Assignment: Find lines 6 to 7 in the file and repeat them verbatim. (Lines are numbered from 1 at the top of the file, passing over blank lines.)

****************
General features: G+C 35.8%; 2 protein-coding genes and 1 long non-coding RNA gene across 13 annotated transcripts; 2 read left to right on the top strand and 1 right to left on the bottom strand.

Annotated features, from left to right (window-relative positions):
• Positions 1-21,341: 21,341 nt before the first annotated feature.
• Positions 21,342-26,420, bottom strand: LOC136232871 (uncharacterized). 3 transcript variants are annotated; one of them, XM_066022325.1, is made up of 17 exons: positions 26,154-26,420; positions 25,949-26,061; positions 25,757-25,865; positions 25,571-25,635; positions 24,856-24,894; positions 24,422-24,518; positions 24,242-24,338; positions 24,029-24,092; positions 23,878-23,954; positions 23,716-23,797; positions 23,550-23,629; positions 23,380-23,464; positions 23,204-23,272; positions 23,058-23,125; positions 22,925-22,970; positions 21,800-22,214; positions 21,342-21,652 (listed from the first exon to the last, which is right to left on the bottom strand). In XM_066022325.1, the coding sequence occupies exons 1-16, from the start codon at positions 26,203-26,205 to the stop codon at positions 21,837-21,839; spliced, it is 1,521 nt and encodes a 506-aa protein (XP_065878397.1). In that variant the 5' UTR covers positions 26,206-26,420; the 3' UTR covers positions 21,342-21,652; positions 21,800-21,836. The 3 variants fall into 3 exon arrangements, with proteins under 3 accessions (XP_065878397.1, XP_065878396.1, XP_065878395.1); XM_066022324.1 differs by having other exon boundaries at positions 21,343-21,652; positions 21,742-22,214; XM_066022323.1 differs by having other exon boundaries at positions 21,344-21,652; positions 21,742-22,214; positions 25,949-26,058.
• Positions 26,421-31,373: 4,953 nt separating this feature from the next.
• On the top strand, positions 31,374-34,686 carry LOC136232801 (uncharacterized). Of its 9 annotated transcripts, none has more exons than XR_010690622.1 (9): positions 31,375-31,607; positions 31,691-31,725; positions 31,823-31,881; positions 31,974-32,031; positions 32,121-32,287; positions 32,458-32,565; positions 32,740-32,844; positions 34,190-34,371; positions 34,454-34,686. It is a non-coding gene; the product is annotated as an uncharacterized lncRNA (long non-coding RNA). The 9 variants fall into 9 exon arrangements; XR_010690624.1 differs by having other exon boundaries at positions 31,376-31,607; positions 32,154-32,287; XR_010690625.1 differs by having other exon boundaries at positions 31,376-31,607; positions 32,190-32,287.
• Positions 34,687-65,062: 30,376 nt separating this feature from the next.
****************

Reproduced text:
• On the top strand, positions 31,374-34,686 carry LOC136232801 (uncharacterized). Of its 9 annotated transcripts, none has more exons than XR_010690622.1 (9): positions 31,375-31,607; positions 31,691-31,725; positions 31,823-31,881; positions 31,974-32,031; positions 32,121-32,287; positions 32,458-32,565; positions 32,740-32,844; positions 34,190-34,371; positions 34,454-34,686. It is a non-coding gene; the product is annotated as an uncharacterized lncRNA (long non-coding RNA). The 9 variants fall into 9 exon arrangements; XR_010690624.1 differs by having other exon boundaries at positions 31,376-31,607; positions 32,154-32,287; XR_010690625.1 differs by having other exon boundaries at positions 31,376-31,607; positions 32,190-32,287.
• Positions 34,687-65,062: 30,376 nt separating this feature from the next.